In August of 2013, Marilyn Wapass and a small group of women from the Thunderchild First Nation, set up camp on their ceremonial Sundance grounds in order to defend the site from seismic testing already underway. In the process of preparing cut lines and setting off seismic explosions, prayer cloths that hung in trees had been torn down and desecrated; according to protocol the lodges and cloths from previous years must not be removed from the site. In setting up camp on the grounds, Marilyn and the other protestors were also making a statement that the Chief and Council had not conducted adequate consultation before they signed the exploratory permit. The protestors felt this was partly because the nation stood to gain through their equity interest in Tonare Energy should the oil company proceed with extraction. In response, band officials sought and won a court injunction, which forced the land defenders to leave. But their 21-day protest has, at least until now, stopped oil drilling on the sacred site, though there is still slant drilling taking place on the Nation. Marilyn and supporters continue to fight the matter in court.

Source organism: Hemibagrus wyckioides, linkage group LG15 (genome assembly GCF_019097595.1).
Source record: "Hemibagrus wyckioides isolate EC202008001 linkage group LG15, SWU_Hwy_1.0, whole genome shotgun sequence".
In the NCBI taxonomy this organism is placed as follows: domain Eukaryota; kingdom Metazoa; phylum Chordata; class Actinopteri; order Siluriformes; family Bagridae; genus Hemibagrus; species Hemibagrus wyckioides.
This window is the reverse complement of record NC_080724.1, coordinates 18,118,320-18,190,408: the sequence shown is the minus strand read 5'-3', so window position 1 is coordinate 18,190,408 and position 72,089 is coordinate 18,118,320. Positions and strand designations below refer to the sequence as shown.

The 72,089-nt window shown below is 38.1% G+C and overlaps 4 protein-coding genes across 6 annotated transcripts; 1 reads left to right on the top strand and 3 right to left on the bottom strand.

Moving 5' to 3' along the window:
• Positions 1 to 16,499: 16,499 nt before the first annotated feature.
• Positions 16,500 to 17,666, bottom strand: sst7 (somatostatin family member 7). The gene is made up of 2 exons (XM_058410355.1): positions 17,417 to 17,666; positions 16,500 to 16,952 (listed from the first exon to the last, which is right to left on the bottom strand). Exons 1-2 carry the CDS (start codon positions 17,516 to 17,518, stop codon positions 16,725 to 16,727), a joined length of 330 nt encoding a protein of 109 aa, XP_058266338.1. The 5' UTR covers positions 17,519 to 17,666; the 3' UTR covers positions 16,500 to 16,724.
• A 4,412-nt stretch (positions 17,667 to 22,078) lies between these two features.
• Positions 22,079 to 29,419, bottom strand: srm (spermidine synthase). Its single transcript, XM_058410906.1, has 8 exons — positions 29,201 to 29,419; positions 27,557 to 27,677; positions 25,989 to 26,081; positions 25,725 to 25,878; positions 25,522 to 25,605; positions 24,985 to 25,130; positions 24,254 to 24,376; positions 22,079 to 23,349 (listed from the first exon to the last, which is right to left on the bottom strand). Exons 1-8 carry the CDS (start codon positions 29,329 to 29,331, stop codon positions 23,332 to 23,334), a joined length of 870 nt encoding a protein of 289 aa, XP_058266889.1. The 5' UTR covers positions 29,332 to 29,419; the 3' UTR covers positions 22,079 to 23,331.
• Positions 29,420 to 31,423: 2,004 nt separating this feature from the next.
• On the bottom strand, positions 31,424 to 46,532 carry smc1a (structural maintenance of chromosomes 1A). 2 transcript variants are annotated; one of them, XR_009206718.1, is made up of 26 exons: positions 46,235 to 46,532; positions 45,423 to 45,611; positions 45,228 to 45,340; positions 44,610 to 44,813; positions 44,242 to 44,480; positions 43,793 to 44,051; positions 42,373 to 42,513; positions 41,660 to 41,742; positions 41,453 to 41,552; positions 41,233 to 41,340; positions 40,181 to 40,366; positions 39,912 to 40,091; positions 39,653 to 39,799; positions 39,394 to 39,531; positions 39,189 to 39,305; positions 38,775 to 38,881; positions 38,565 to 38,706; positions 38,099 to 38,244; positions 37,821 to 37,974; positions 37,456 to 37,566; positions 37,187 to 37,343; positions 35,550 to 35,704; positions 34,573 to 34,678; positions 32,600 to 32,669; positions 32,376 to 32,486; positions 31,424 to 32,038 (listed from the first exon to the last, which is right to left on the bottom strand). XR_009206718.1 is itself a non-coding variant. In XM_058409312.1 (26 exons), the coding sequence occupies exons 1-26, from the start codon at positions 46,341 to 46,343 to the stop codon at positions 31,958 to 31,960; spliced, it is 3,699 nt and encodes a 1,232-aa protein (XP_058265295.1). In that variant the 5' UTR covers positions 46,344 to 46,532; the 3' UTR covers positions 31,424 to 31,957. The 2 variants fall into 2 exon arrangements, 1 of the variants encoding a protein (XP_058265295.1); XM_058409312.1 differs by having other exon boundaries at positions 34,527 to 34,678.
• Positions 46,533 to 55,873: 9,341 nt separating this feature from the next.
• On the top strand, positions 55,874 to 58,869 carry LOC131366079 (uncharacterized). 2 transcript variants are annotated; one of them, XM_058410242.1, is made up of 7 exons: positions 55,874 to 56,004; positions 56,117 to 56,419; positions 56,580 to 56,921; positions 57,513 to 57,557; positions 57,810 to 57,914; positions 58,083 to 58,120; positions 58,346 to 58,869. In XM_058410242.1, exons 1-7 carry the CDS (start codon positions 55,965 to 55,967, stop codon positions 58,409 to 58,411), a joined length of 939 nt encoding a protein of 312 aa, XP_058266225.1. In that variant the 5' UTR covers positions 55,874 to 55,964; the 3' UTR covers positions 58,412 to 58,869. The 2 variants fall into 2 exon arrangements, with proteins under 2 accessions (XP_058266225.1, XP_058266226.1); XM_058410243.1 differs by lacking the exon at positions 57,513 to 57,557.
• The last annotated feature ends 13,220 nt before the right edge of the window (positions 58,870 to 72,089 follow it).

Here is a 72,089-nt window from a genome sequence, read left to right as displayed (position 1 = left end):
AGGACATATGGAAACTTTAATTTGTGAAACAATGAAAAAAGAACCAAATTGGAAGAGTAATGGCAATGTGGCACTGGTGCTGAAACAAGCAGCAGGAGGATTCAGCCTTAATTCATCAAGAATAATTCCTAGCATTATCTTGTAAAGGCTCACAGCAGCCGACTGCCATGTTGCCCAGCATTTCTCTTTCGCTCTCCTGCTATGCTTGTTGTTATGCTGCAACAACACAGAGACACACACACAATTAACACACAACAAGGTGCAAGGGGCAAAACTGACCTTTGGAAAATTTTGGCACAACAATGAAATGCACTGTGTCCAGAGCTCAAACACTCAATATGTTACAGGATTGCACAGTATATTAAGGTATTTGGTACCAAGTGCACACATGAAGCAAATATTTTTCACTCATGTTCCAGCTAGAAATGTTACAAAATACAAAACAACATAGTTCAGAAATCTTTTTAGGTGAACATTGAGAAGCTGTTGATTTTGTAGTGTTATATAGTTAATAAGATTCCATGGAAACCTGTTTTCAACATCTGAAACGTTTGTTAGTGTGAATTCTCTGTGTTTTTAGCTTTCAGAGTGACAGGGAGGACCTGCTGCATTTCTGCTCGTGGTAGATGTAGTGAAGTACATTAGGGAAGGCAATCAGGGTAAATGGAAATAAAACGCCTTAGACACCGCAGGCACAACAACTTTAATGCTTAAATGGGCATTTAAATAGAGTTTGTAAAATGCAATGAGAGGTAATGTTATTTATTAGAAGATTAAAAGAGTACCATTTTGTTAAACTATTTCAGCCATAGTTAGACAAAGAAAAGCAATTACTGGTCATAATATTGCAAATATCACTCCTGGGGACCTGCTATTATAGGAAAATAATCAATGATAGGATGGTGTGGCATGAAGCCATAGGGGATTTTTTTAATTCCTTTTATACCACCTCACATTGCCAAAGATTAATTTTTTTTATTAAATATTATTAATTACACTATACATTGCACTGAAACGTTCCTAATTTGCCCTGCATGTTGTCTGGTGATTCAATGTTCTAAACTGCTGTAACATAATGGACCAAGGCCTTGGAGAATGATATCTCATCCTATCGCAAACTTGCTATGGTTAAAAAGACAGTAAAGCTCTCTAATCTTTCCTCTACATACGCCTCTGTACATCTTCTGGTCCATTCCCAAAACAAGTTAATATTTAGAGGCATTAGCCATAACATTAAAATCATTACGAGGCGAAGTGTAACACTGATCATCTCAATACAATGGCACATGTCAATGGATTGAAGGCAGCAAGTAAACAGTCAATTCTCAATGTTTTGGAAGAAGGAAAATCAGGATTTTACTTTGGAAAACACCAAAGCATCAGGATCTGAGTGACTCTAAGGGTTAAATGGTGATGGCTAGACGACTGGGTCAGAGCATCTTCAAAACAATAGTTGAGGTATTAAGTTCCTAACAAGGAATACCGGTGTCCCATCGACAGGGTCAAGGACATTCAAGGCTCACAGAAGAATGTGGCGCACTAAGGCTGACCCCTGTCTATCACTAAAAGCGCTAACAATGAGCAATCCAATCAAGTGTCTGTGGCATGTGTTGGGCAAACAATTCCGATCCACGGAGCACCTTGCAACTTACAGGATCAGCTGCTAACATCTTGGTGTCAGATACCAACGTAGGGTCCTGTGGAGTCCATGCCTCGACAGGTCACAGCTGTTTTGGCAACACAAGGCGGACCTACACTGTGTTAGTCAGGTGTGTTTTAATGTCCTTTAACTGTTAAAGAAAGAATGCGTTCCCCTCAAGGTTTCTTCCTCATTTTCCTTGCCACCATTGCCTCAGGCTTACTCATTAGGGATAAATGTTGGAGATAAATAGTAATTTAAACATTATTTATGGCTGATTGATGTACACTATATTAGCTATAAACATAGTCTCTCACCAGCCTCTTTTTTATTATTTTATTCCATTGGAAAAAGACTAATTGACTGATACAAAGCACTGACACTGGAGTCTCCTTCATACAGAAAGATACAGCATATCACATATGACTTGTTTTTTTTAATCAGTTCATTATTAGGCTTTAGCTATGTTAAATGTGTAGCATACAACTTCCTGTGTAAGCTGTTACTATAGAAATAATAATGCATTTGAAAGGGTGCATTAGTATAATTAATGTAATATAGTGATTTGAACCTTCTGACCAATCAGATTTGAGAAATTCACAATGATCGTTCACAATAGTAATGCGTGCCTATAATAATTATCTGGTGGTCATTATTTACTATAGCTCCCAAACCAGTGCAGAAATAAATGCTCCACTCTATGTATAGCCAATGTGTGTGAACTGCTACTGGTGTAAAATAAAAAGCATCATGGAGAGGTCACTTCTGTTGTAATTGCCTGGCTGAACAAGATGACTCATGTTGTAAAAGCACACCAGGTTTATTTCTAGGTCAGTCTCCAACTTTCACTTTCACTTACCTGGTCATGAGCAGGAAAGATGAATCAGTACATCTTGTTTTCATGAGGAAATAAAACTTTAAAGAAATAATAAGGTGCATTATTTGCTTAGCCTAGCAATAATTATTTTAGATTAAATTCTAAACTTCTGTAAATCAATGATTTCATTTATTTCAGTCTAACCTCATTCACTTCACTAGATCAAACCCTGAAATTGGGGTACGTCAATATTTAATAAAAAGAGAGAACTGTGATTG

According to Marilyn, the Sundance is the most significant ceremony for many Indigenous cultures and the grounds themselves are exceedingly sacred, in part because they host the lodges and prayer cloths of previous years. Until the mid 1900s the federal government prevented Indigenous Peoples from engaging in Sundance ceremonies, and so the Sundance is also bound up in relations of colonial domination and resistance.